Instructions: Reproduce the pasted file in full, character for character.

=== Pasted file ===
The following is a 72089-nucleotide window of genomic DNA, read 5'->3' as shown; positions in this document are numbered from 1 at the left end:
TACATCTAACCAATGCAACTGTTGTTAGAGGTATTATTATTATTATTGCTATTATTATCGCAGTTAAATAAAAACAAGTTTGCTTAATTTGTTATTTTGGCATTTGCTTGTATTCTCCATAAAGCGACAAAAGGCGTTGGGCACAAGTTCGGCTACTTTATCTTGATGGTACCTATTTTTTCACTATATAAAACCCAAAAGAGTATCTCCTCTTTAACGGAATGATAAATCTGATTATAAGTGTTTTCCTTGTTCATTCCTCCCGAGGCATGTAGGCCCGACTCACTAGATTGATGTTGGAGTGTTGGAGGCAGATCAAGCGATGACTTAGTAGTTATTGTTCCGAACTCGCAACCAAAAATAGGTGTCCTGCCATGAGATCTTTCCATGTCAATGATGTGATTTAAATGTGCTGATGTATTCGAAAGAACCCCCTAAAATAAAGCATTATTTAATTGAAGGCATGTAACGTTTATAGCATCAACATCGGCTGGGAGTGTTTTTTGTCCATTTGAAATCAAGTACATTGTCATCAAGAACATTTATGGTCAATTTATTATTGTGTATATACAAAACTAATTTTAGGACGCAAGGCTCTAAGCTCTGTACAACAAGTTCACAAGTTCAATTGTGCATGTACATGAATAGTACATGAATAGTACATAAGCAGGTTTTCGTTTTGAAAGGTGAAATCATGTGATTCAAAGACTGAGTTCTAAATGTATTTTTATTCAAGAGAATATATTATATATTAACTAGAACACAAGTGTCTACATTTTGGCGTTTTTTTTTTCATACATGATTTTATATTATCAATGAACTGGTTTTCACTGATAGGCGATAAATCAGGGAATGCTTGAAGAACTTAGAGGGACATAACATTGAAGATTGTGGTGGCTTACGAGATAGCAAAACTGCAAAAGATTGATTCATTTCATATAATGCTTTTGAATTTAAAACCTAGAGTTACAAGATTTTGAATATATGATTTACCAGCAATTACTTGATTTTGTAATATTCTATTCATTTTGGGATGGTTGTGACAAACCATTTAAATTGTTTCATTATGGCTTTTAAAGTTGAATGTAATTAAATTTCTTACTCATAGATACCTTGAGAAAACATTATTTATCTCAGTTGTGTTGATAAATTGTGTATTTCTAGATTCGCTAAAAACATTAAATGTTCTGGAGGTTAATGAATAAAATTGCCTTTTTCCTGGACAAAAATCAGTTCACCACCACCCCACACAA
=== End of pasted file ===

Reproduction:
The following is a 72089-nucleotide window of genomic DNA, read 5'->3' as shown; positions in this document are numbered from 1 at the left end:
TACATCTAACCAATGCAACTGTTGTTAGAGGTATTATTATTATTATTGCTATTATTATCGCAGTTAAATAAAAACAAGTTTGCTTAATTTGTTATTTTGGCATTTGCTTGTATTCTCCATAAAGCGACAAAAGGCGTTGGGCACAAGTTCGGCTACTTTATCTTGATGGTACCTATTTTTTCACTATATAAAACCCAAAAGAGTATCTCCTCTTTAACGGAATGATAAATCTGATTATAAGTGTTTTCCTTGTTCATTCCTCCCGAGGCATGTAGGCCCGACTCACTAGATTGATGTTGGAGTGTTGGAGGCAGATCAAGCGATGACTTAGTAGTTATTGTTCCGAACTCGCAACCAAAAATAGGTGTCCTGCCATGAGATCTTTCCATGTCAATGATGTGATTTAAATGTGCTGATGTATTCGAAAGAACCCCCTAAAATAAAGCATTATTTAATTGAAGGCATGTAACGTTTATAGCATCAACATCGGCTGGGAGTGTTTTTTGTCCATTTGAAATCAAGTACATTGTCATCAAGAACATTTATGGTCAATTTATTATTGTGTATATACAAAACTAATTTTAGGACGCAAGGCTCTAAGCTCTGTACAACAAGTTCACAAGTTCAATTGTGCATGTACATGAATAGTACATGAATAGTACATAAGCAGGTTTTCGTTTTGAAAGGTGAAATCATGTGATTCAAAGACTGAGTTCTAAATGTATTTTTATTCAAGAGAATATATTATATATTAACTAGAACACAAGTGTCTACATTTTGGCGTTTTTTTTTTCATACATGATTTTATATTATCAATGAACTGGTTTTCACTGATAGGCGATAAATCAGGGAATGCTTGAAGAACTTAGAGGGACATAACATTGAAGATTGTGGTGGCTTACGAGATAGCAAAACTGCAAAAGATTGATTCATTTCATATAATGCTTTTGAATTTAAAACCTAGAGTTACAAGATTTTGAATATATGATTTACCAGCAATTACTTGATTTTGTAATATTCTATTCATTTTGGGATGGTTGTGACAAACCATTTAAATTGTTTCATTATGGCTTTTAAAGTTGAATGTAATTAAATTTCTTACTCATAGATACCTTGAGAAAACATTATTTATCTCAGTTGTGTTGATAAATTGTGTATTTCTAGATTCGCTAAAAACATTAAATGTTCTGGAGGTTAATGAATAAAATTGCCTTTTTCCTGGACAAAAATCAGTTCACCACCACCCCACACAA